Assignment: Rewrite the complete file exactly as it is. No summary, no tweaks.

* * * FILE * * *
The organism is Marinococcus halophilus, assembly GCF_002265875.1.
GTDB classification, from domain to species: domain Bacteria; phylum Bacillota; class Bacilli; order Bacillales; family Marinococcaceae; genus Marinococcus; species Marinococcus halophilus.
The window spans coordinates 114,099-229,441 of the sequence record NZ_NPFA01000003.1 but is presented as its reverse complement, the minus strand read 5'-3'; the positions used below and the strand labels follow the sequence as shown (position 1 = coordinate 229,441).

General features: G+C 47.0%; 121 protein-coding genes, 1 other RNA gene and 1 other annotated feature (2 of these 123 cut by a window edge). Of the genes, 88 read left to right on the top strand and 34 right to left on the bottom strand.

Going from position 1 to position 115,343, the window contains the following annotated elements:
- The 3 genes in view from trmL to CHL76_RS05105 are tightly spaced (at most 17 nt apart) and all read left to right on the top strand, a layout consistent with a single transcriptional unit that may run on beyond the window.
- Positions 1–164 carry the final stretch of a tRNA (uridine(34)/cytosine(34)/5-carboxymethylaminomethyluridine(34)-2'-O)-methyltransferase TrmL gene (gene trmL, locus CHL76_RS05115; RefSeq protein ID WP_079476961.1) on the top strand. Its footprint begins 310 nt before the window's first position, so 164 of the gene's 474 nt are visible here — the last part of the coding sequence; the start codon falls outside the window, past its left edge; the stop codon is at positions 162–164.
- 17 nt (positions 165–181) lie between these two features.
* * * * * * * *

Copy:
The organism is Marinococcus halophilus, assembly GCF_002265875.1.
GTDB classification, from domain to species: domain Bacteria; phylum Bacillota; class Bacilli; order Bacillales; family Marinococcaceae; genus Marinococcus; species Marinococcus halophilus.
The window spans coordinates 114,099-229,441 of the sequence record NZ_NPFA01000003.1 but is presented as its reverse complement, the minus strand read 5'-3'; the positions used below and the strand labels follow the sequence as shown (position 1 = coordinate 229,441).

General features: G+C 47.0%; 121 protein-coding genes, 1 other RNA gene and 1 other annotated feature (2 of these 123 cut by a window edge). Of the genes, 88 read left to right on the top strand and 34 right to left on the bottom strand.

Going from position 1 to position 115,343, the window contains the following annotated elements:
- The 3 genes in view from trmL to CHL76_RS05105 are tightly spaced (at most 17 nt apart) and all read left to right on the top strand, a layout consistent with a single transcriptional unit that may run on beyond the window.
- Positions 1–164 carry the final stretch of a tRNA (uridine(34)/cytosine(34)/5-carboxymethylaminomethyluridine(34)-2'-O)-methyltransferase TrmL gene (gene trmL, locus CHL76_RS05115; RefSeq protein ID WP_079476961.1) on the top strand. Its footprint begins 310 nt before the window's first position, so 164 of the gene's 474 nt are visible here — the last part of the coding sequence; the start codon falls outside the window, past its left edge; the stop codon is at positions 162–164.
- 17 nt (positions 165–181) lie between these two features.